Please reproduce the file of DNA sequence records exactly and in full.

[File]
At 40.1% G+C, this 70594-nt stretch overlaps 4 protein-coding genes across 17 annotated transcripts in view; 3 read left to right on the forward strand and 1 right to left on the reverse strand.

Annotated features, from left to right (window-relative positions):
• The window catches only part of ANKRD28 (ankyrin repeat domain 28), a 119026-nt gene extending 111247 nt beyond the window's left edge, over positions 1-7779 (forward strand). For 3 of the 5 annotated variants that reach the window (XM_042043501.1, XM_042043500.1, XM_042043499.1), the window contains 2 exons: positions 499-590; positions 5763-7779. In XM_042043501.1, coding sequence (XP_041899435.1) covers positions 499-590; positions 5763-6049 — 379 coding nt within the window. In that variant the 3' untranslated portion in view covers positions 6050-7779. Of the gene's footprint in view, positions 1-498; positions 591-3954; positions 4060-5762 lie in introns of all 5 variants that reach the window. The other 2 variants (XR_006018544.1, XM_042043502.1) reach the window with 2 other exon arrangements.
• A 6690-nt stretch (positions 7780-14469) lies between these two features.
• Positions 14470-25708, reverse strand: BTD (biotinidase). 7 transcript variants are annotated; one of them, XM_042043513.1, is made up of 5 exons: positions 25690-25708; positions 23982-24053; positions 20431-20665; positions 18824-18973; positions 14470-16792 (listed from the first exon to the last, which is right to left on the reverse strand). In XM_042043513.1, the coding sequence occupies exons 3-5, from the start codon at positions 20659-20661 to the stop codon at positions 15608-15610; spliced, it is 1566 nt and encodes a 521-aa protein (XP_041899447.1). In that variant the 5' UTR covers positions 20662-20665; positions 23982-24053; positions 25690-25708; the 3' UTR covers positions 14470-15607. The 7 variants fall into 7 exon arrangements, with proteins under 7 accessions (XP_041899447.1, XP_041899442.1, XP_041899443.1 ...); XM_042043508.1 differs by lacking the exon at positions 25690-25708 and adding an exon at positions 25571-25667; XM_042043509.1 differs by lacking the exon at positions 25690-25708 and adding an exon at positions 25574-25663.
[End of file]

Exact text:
At 40.1% G+C, this 70594-nt stretch overlaps 4 protein-coding genes across 17 annotated transcripts in view; 3 read left to right on the forward strand and 1 right to left on the reverse strand.

Annotated features, from left to right (window-relative positions):
• The window catches only part of ANKRD28 (ankyrin repeat domain 28), a 119026-nt gene extending 111247 nt beyond the window's left edge, over positions 1-7779 (forward strand). For 3 of the 5 annotated variants that reach the window (XM_042043501.1, XM_042043500.1, XM_042043499.1), the window contains 2 exons: positions 499-590; positions 5763-7779. In XM_042043501.1, coding sequence (XP_041899435.1) covers positions 499-590; positions 5763-6049 — 379 coding nt within the window. In that variant the 3' untranslated portion in view covers positions 6050-7779. Of the gene's footprint in view, positions 1-498; positions 591-3954; positions 4060-5762 lie in introns of all 5 variants that reach the window. The other 2 variants (XR_006018544.1, XM_042043502.1) reach the window with 2 other exon arrangements.
• A 6690-nt stretch (positions 7780-14469) lies between these two features.
• Positions 14470-25708, reverse strand: BTD (biotinidase). 7 transcript variants are annotated; one of them, XM_042043513.1, is made up of 5 exons: positions 25690-25708; positions 23982-24053; positions 20431-20665; positions 18824-18973; positions 14470-16792 (listed from the first exon to the last, which is right to left on the reverse strand). In XM_042043513.1, the coding sequence occupies exons 3-5, from the start codon at positions 20659-20661 to the stop codon at positions 15608-15610; spliced, it is 1566 nt and encodes a 521-aa protein (XP_041899447.1). In that variant the 5' UTR covers positions 20662-20665; positions 23982-24053; positions 25690-25708; the 3' UTR covers positions 14470-15607. The 7 variants fall into 7 exon arrangements, with proteins under 7 accessions (XP_041899447.1, XP_041899442.1, XP_041899443.1 ...); XM_042043508.1 differs by lacking the exon at positions 25690-25708 and adding an exon at positions 25571-25667; XM_042043509.1 differs by lacking the exon at positions 25690-25708 and adding an exon at positions 25574-25663.